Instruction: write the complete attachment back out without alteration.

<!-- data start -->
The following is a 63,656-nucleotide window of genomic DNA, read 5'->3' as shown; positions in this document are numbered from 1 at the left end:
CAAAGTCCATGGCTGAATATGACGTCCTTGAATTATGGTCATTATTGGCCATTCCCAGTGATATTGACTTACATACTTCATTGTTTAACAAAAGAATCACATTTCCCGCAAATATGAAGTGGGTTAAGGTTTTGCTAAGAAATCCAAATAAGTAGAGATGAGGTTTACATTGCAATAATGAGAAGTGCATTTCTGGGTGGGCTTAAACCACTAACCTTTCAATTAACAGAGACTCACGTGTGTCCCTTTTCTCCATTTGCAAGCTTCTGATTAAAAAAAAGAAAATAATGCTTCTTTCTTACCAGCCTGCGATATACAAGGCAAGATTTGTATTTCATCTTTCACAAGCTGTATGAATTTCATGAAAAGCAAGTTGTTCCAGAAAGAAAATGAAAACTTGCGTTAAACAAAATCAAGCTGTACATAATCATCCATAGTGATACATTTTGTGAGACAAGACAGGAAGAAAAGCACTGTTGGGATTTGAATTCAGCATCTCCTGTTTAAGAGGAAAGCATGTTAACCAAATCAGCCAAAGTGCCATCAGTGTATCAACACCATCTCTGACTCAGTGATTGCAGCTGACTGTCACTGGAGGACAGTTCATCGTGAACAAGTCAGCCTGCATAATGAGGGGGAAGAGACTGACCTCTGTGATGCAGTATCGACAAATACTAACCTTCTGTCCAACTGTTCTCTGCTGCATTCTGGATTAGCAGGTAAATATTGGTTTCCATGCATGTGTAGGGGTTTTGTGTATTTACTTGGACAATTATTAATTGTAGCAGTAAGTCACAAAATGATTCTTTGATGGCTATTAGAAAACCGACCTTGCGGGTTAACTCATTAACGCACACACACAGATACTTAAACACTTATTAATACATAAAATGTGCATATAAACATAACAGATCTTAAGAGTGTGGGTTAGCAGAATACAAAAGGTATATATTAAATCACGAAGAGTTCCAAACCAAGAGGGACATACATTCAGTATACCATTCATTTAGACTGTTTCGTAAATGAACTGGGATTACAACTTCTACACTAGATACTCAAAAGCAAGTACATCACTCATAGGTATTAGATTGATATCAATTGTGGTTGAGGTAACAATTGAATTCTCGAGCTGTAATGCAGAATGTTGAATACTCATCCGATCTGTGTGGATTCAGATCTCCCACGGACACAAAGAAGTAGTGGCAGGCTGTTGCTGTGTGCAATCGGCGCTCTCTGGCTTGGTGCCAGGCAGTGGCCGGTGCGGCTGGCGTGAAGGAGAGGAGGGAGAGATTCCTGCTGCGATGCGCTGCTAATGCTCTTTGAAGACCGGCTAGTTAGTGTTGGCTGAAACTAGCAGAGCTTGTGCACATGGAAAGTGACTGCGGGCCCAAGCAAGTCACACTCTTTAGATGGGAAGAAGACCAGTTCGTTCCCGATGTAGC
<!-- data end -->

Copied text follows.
The following is a 63,656-nucleotide window of genomic DNA, read 5'->3' as shown; positions in this document are numbered from 1 at the left end:
CAAAGTCCATGGCTGAATATGACGTCCTTGAATTATGGTCATTATTGGCCATTCCCAGTGATATTGACTTACATACTTCATTGTTTAACAAAAGAATCACATTTCCCGCAAATATGAAGTGGGTTAAGGTTTTGCTAAGAAATCCAAATAAGTAGAGATGAGGTTTACATTGCAATAATGAGAAGTGCATTTCTGGGTGGGCTTAAACCACTAACCTTTCAATTAACAGAGACTCACGTGTGTCCCTTTTCTCCATTTGCAAGCTTCTGATTAAAAAAAAGAAAATAATGCTTCTTTCTTACCAGCCTGCGATATACAAGGCAAGATTTGTATTTCATCTTTCACAAGCTGTATGAATTTCATGAAAAGCAAGTTGTTCCAGAAAGAAAATGAAAACTTGCGTTAAACAAAATCAAGCTGTACATAATCATCCATAGTGATACATTTTGTGAGACAAGACAGGAAGAAAAGCACTGTTGGGATTTGAATTCAGCATCTCCTGTTTAAGAGGAAAGCATGTTAACCAAATCAGCCAAAGTGCCATCAGTGTATCAACACCATCTCTGACTCAGTGATTGCAGCTGACTGTCACTGGAGGACAGTTCATCGTGAACAAGTCAGCCTGCATAATGAGGGGGAAGAGACTGACCTCTGTGATGCAGTATCGACAAATACTAACCTTCTGTCCAACTGTTCTCTGCTGCATTCTGGATTAGCAGGTAAATATTGGTTTCCATGCATGTGTAGGGGTTTTGTGTATTTACTTGGACAATTATTAATTGTAGCAGTAAGTCACAAAATGATTCTTTGATGGCTATTAGAAAACCGACCTTGCGGGTTAACTCATTAACGCACACACACAGATACTTAAACACTTATTAATACATAAAATGTGCATATAAACATAACAGATCTTAAGAGTGTGGGTTAGCAGAATACAAAAGGTATATATTAAATCACGAAGAGTTCCAAACCAAGAGGGACATACATTCAGTATACCATTCATTTAGACTGTTTCGTAAATGAACTGGGATTACAACTTCTACACTAGATACTCAAAAGCAAGTACATCACTCATAGGTATTAGATTGATATCAATTGTGGTTGAGGTAACAATTGAATTCTCGAGCTGTAATGCAGAATGTTGAATACTCATCCGATCTGTGTGGATTCAGATCTCCCACGGACACAAAGAAGTAGTGGCAGGCTGTTGCTGTGTGCAATCGGCGCTCTCTGGCTTGGTGCCAGGCAGTGGCCGGTGCGGCTGGCGTGAAGGAGAGGAGGGAGAGATTCCTGCTGCGATGCGCTGCTAATGCTCTTTGAAGACCGGCTAGTTAGTGTTGGCTGAAACTAGCAGAGCTTGTGCACATGGAAAGTGACTGCGGGCCCAAGCAAGTCACACTCTTTAGATGGGAAGAAGACCAGTTCGTTCCCGATGTAGC